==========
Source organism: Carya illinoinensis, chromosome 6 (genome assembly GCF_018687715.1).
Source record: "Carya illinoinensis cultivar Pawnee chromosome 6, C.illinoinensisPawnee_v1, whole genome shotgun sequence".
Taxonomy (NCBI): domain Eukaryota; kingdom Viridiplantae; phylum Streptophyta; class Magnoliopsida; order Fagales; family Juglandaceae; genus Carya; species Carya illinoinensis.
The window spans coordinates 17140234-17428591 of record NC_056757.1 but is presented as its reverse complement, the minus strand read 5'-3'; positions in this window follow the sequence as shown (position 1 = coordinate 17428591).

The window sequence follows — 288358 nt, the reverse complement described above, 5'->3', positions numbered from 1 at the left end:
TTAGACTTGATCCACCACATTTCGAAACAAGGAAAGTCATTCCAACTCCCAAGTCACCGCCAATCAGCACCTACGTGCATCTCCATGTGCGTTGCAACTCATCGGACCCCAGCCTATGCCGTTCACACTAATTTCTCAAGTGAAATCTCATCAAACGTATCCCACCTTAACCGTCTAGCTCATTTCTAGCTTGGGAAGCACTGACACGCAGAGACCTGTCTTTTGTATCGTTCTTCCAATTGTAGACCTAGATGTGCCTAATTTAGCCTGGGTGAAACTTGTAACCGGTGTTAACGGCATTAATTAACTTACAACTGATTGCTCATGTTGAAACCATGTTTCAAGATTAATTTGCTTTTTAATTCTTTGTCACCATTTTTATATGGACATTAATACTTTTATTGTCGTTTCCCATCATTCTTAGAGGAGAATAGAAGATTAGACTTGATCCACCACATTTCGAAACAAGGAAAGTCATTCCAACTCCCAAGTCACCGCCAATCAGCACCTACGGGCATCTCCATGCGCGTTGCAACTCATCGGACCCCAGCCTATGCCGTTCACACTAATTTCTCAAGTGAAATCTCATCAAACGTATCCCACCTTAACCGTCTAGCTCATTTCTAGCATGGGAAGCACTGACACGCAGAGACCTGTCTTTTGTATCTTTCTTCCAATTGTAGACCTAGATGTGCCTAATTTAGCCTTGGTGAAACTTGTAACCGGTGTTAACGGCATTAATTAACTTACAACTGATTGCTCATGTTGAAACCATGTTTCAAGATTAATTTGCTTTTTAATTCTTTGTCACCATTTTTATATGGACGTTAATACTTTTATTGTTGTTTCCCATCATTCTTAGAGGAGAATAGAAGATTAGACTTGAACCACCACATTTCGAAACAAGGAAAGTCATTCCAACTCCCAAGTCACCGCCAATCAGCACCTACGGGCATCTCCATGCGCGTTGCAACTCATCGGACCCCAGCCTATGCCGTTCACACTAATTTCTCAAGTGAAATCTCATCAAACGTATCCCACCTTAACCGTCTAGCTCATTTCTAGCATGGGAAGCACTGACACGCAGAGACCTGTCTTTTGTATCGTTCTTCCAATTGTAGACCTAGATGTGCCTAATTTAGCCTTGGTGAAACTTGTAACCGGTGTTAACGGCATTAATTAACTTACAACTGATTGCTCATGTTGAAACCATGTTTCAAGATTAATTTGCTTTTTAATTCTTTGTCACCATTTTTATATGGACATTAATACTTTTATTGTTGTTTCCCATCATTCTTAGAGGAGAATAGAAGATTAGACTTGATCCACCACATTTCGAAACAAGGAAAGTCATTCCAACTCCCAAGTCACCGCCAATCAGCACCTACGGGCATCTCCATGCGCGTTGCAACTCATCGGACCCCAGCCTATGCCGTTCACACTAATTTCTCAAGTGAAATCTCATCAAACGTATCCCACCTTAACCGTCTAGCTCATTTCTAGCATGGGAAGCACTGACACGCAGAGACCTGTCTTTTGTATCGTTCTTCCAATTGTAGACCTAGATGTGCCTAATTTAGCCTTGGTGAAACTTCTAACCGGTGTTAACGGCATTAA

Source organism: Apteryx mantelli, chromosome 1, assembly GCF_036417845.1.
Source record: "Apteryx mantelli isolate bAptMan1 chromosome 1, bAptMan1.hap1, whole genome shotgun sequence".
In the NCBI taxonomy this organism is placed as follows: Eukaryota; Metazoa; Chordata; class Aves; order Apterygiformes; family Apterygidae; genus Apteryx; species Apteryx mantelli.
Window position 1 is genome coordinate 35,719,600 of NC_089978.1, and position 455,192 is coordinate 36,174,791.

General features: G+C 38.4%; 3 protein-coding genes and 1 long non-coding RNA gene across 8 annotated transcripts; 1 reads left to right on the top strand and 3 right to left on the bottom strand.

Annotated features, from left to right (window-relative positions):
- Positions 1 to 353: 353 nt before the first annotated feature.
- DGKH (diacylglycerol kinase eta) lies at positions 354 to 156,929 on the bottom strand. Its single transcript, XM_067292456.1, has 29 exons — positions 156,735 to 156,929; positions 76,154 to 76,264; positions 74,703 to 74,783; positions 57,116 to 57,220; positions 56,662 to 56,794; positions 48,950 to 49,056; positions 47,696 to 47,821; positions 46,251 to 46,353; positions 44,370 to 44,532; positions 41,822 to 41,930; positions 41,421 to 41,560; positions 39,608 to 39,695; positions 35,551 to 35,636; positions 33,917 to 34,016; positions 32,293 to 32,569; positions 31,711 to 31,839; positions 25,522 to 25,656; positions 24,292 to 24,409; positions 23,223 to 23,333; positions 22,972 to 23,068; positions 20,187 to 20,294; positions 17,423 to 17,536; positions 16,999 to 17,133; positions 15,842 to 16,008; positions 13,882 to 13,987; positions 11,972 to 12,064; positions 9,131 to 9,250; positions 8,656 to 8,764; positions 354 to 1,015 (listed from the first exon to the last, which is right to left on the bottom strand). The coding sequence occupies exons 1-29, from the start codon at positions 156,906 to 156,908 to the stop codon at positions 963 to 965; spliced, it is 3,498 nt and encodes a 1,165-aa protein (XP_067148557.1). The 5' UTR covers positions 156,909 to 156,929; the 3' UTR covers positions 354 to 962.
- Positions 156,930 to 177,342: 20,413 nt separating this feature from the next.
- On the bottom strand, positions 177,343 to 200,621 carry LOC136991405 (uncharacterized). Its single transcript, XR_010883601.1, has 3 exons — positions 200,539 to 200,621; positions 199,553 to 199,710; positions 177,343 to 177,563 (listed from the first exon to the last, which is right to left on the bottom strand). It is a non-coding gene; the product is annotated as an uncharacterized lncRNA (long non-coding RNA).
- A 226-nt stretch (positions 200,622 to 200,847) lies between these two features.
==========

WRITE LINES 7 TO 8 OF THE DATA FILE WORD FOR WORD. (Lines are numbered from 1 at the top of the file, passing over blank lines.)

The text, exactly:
Source organism: Apteryx mantelli, chromosome 1, assembly GCF_036417845.1.
Source record: "Apteryx mantelli isolate bAptMan1 chromosome 1, bAptMan1.hap1, whole genome shotgun sequence".